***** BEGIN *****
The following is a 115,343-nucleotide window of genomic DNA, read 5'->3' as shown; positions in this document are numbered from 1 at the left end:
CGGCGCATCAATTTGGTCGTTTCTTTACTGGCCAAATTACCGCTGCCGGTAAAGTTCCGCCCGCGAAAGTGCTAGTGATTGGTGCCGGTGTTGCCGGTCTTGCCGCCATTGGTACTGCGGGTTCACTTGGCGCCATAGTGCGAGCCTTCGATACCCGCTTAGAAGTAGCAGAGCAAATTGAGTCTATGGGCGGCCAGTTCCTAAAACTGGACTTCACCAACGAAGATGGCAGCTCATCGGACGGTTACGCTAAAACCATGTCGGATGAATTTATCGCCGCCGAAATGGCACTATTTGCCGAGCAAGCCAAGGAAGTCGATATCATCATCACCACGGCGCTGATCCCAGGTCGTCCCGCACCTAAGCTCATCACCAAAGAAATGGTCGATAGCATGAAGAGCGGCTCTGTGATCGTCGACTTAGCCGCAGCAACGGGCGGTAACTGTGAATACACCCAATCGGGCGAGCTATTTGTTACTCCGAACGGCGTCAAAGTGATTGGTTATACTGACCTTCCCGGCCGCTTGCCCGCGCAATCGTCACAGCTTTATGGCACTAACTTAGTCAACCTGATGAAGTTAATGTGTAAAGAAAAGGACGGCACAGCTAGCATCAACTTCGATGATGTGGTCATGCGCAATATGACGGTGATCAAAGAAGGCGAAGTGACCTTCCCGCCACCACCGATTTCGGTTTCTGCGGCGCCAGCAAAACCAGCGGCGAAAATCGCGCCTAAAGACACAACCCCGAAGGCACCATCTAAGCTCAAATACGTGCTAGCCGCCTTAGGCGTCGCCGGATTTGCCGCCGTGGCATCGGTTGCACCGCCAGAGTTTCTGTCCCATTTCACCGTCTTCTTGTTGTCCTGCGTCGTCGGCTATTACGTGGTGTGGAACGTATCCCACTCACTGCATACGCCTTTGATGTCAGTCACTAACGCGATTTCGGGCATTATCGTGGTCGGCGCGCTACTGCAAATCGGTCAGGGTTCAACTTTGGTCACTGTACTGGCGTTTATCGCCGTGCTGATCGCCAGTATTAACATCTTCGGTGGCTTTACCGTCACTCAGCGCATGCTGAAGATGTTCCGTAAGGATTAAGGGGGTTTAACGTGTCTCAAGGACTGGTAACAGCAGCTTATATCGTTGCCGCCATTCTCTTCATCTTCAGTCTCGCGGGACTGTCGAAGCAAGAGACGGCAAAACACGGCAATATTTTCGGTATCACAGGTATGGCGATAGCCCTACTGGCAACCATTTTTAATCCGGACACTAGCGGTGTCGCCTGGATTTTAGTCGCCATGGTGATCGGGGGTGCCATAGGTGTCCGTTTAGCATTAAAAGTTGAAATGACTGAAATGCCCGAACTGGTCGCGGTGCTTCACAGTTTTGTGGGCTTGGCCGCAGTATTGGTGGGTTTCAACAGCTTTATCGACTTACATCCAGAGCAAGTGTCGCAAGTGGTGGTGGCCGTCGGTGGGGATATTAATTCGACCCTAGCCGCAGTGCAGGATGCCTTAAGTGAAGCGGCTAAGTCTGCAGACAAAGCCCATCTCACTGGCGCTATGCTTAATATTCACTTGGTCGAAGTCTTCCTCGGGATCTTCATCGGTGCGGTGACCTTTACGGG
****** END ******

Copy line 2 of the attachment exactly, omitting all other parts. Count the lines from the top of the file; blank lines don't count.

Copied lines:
CGGCGCATCAATTTGGTCGTTTCTTTACTGGCCAAATTACCGCTGCCGGTAAAGTTCCGCCCGCGAAAGTGCTAGTGATTGGTGCCGGTGTTGCCGGTCTTGCCGCCATTGGTACTGCGGGTTCACTTGGCGCCATAGTGCGAGCCTTCGATACCCGCTTAGAAGTAGCAGAGCAAATTGAGTCTATGGGCGGCCAGTTCCTAAAACTGGACTTCACCAACGAAGATGGCAGCTCATCGGACGGTTACGCTAAAACCATGTCGGATGAATTTATCGCCGCCGAAATGGCACTATTTGCCGAGCAAGCCAAGGAAGTCGATATCATCATCACCACGGCGCTGATCCCAGGTCGTCCCGCACCTAAGCTCATCACCAAAGAAATGGTCGATAGCATGAAGAGCGGCTCTGTGATCGTCGACTTAGCCGCAGCAACGGGCGGTAACTGTGAATACACCCAATCGGGCGAGCTATTTGTTACTCCGAACGGCGTCAAAGTGATTGGTTATACTGACCTTCCCGGCCGCTTGCCCGCGCAATCGTCACAGCTTTATGGCACTAACTTAGTCAACCTGATGAAGTTAATGTGTAAAGAAAAGGACGGCACAGCTAGCATCAACTTCGATGATGTGGTCATGCGCAATATGACGGTGATCAAAGAAGGCGAAGTGACCTTCCCGCCACCACCGATTTCGGTTTCTGCGGCGCCAGCAAAACCAGCGGCGAAAATCGCGCCTAAAGACACAACCCCGAAGGCACCATCTAAGCTCAAATACGTGCTAGCCGCCTTAGGCGTCGCCGGATTTGCCGCCGTGGCATCGGTTGCACCGCCAGAGTTTCTGTCCCATTTCACCGTCTTCTTGTTGTCCTGCGTCGTCGGCTATTACGTGGTGTGGAACGTATCCCACTCACTGCATACGCCTTTGATGTCAGTCACTAACGCGATTTCGGGCATTATCGTGGTCGGCGCGCTACTGCAAATCGGTCAGGGTTCAACTTTGGTCACTGTACTGGCGTTTATCGCCGTGCTGATCGCCAGTATTAACATCTTCGGTGGCTTTACCGTCACTCAGCGCATGCTGAAGATGTTCCGTAAGGATTAAGGGGGTTTAACGTGTCTCAAGGACTGGTAACAGCAGCTTATATCGTTGCCGCCATTCTCTTCATCTTCAGTCTCGCGGGACTGTCGAAGCAAGAGACGGCAAAACACGGCAATATTTTCGGTATCACAGGTATGGCGATAGCCCTACTGGCAACCATTTTTAATCCGGACACTAGCGGTGTCGCCTGGATTTTAGTCGCCATGGTGATCGGGGGTGCCATAGGTGTCCGTTTAGCATTAAAAGTTGAAATGACTGAAATGCCCGAACTGGTCGCGGTGCTTCACAGTTTTGTGGGCTTGGCCGCAGTATTGGTGGGTTTCAACAGCTTTATCGACTTACATCCAGAGCAAGTGTCGCAAGTGGTGGTGGCCGTCGGTGGGGATATTAATTCGACCCTAGCCGCAGTGCAGGATGCCTTAAGTGAAGCGGCTAAGTCTGCAGACAAAGCCCATCTCACTGGCGCTATGCTTAATATTCACTTGGTCGAAGTCTTCCTCGGGATCTTCATCGGTGCGGTGACCTTTACGGG